Reaching 29,029 feet (8,848 meters) above sea level, Mount Everest is the highest mountain on Earth. Located in the Mahalangur section of the Himalayas, the mountain’s summit straddles the border separating China and Nepal and is mainly in Nepal. It is situated in at the edge of Tibet on the border between Nepal and Tibet. It is surrounded by a number of substantial peaks, including Lhotse, (27,940 feet/8,516 meters); Nuptse, (25,771 feet/7,855 meters); and Changtobse, (24,870 feet/7,580 meters).
Mount Everest attracts many highly experienced mountaineers as well as capable climbers willing to hire professional guides. There are two main climbing routes, one approaching the summit from the southeast in Nepal (known as the standard route) and the other from the north in Tibet.
While not posing substantial technical climbing challenges on the standard route, Everest presents dangers such as altitude sickness, weather, wind as well as significant objective hazards from avalanches and the Khumbu Icefall. While the overwhelming majority of climbers use bottled oxygen in order to reach the top, some climbers have summitted Everest without supplemental oxygen.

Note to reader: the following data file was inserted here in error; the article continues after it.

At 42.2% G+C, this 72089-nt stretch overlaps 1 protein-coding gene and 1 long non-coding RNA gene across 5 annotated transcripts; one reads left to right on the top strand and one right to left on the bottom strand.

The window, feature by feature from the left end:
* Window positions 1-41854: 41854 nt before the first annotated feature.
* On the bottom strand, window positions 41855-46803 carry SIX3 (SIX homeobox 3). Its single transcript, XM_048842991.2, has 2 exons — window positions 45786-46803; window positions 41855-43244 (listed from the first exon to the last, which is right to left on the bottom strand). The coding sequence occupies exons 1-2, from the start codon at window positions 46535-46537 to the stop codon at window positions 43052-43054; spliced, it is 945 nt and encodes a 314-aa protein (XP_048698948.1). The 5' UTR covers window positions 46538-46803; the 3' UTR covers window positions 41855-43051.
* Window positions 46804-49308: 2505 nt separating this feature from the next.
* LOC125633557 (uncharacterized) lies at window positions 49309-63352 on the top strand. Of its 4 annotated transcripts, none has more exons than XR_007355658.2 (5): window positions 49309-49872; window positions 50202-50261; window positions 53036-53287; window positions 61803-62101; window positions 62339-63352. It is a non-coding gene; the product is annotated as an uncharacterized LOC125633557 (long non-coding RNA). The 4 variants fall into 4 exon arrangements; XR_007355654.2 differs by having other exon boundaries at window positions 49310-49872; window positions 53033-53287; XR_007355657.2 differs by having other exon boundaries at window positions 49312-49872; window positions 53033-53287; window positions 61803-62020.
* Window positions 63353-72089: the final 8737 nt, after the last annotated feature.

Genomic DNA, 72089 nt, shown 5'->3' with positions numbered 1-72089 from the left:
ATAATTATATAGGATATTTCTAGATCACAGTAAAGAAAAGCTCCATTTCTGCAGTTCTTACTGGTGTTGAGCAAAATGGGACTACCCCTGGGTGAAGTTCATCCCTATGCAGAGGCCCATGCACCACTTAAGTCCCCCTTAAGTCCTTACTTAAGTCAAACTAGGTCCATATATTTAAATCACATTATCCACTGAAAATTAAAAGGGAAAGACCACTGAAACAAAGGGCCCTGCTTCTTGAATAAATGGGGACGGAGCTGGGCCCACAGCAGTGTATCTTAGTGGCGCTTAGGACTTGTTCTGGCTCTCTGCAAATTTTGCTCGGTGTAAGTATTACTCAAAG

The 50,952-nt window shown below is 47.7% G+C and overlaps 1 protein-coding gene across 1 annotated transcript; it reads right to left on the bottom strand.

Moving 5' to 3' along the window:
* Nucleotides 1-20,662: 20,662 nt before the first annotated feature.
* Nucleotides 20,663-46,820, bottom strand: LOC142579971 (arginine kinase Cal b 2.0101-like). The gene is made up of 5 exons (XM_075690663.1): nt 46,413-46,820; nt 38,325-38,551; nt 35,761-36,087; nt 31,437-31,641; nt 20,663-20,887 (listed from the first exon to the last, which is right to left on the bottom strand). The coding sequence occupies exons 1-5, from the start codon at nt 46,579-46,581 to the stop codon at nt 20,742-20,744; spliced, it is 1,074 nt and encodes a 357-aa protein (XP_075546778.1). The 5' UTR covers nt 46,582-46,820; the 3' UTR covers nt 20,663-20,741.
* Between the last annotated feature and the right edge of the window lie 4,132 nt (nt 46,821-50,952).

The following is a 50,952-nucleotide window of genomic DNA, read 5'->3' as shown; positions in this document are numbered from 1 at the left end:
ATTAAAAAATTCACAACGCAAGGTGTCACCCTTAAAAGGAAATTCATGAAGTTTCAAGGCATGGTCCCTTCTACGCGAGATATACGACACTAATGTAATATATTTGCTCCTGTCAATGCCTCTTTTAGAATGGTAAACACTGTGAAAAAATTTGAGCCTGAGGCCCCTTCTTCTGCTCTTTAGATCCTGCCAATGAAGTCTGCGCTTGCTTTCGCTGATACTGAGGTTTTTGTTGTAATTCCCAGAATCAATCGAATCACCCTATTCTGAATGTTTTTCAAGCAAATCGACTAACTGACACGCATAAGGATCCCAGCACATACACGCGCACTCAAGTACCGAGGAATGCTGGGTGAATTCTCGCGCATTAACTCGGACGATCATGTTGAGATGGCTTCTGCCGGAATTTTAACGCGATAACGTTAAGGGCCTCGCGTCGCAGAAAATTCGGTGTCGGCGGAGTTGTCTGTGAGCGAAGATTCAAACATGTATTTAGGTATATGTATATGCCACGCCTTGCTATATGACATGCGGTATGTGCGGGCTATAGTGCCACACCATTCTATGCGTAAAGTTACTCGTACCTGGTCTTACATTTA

On May 29, 1953, Edmund Hillary and Tenzing Norgay completed the first confirmed ascent of Mount Everest. Though the two mountaineers spent only about 15 minutes on the snow-covered summit, they managed to snap a few photos, share a celebratory hug and eat a bar of mint cake—an early version of today’s energy bars. Tenzing, a Nepalese Sherpa, also left some of the sweets as a Buddhist offering, and Hillary, a beekeeper from New Zealand, placed a cross nearby.
Topping many people’s travel bucket list and probably the most coveted trek in the world, Everest Base Camp (EBC) Trek takes you through the fascinating Khumbu region and to the base of the world’s highest mountain. Nothing beats strolling from teahouse to teahouse under crystal-clear Himalayan sky as an 8000m peak towers over you. Apart from the classic EBC, Everest has following other treks to offer: